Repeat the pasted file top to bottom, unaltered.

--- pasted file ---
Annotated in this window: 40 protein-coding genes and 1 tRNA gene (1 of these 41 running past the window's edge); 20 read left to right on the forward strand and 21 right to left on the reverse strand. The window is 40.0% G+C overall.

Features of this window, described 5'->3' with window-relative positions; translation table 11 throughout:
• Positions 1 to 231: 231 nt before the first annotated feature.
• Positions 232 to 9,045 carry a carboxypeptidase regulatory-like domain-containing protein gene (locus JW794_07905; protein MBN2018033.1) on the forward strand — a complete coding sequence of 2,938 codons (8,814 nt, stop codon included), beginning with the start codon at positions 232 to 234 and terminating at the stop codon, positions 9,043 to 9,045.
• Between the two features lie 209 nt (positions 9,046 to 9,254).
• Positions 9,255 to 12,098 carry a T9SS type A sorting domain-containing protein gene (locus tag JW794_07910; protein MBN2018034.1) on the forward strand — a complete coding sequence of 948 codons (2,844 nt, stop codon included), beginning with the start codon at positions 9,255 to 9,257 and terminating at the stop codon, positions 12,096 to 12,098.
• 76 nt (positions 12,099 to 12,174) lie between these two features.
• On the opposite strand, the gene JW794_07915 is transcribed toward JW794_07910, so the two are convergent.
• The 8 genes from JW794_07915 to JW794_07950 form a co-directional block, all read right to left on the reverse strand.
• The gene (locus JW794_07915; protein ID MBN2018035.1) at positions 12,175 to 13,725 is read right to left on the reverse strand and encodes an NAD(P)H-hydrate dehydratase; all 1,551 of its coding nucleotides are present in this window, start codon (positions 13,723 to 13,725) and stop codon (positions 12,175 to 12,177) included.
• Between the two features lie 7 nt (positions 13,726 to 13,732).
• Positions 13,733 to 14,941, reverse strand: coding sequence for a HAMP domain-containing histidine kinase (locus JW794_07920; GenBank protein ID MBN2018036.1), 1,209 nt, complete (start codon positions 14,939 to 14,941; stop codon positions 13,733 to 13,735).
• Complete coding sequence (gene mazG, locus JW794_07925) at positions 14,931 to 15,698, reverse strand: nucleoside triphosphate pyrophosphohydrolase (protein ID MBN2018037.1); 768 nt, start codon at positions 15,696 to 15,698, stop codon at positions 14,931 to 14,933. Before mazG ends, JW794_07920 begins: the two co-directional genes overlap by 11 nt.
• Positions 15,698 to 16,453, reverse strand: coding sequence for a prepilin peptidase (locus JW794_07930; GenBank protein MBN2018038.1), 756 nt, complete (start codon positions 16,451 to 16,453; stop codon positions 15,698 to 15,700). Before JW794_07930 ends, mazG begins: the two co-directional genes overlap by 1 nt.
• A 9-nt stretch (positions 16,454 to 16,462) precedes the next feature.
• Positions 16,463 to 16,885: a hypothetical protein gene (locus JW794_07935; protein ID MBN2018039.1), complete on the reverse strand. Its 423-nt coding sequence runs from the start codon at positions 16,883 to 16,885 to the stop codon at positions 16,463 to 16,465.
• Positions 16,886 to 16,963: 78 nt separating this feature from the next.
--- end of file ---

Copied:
Annotated in this window: 40 protein-coding genes and 1 tRNA gene (1 of these 41 running past the window's edge); 20 read left to right on the forward strand and 21 right to left on the reverse strand. The window is 40.0% G+C overall.

Features of this window, described 5'->3' with window-relative positions; translation table 11 throughout:
• Positions 1 to 231: 231 nt before the first annotated feature.
• Positions 232 to 9,045 carry a carboxypeptidase regulatory-like domain-containing protein gene (locus JW794_07905; protein MBN2018033.1) on the forward strand — a complete coding sequence of 2,938 codons (8,814 nt, stop codon included), beginning with the start codon at positions 232 to 234 and terminating at the stop codon, positions 9,043 to 9,045.
• Between the two features lie 209 nt (positions 9,046 to 9,254).
• Positions 9,255 to 12,098 carry a T9SS type A sorting domain-containing protein gene (locus tag JW794_07910; protein MBN2018034.1) on the forward strand — a complete coding sequence of 948 codons (2,844 nt, stop codon included), beginning with the start codon at positions 9,255 to 9,257 and terminating at the stop codon, positions 12,096 to 12,098.
• 76 nt (positions 12,099 to 12,174) lie between these two features.
• On the opposite strand, the gene JW794_07915 is transcribed toward JW794_07910, so the two are convergent.
• The 8 genes from JW794_07915 to JW794_07950 form a co-directional block, all read right to left on the reverse strand.
• The gene (locus JW794_07915; protein ID MBN2018035.1) at positions 12,175 to 13,725 is read right to left on the reverse strand and encodes an NAD(P)H-hydrate dehydratase; all 1,551 of its coding nucleotides are present in this window, start codon (positions 13,723 to 13,725) and stop codon (positions 12,175 to 12,177) included.
• Between the two features lie 7 nt (positions 13,726 to 13,732).
• Positions 13,733 to 14,941, reverse strand: coding sequence for a HAMP domain-containing histidine kinase (locus JW794_07920; GenBank protein ID MBN2018036.1), 1,209 nt, complete (start codon positions 14,939 to 14,941; stop codon positions 13,733 to 13,735).
• Complete coding sequence (gene mazG, locus JW794_07925) at positions 14,931 to 15,698, reverse strand: nucleoside triphosphate pyrophosphohydrolase (protein ID MBN2018037.1); 768 nt, start codon at positions 15,696 to 15,698, stop codon at positions 14,931 to 14,933. Before mazG ends, JW794_07920 begins: the two co-directional genes overlap by 11 nt.
• Positions 15,698 to 16,453, reverse strand: coding sequence for a prepilin peptidase (locus JW794_07930; GenBank protein MBN2018038.1), 756 nt, complete (start codon positions 16,451 to 16,453; stop codon positions 15,698 to 15,700). Before JW794_07930 ends, mazG begins: the two co-directional genes overlap by 1 nt.
• A 9-nt stretch (positions 16,454 to 16,462) precedes the next feature.
• Positions 16,463 to 16,885: a hypothetical protein gene (locus JW794_07935; protein ID MBN2018039.1), complete on the reverse strand. Its 423-nt coding sequence runs from the start codon at positions 16,883 to 16,885 to the stop codon at positions 16,463 to 16,465.
• Positions 16,886 to 16,963: 78 nt separating this feature from the next.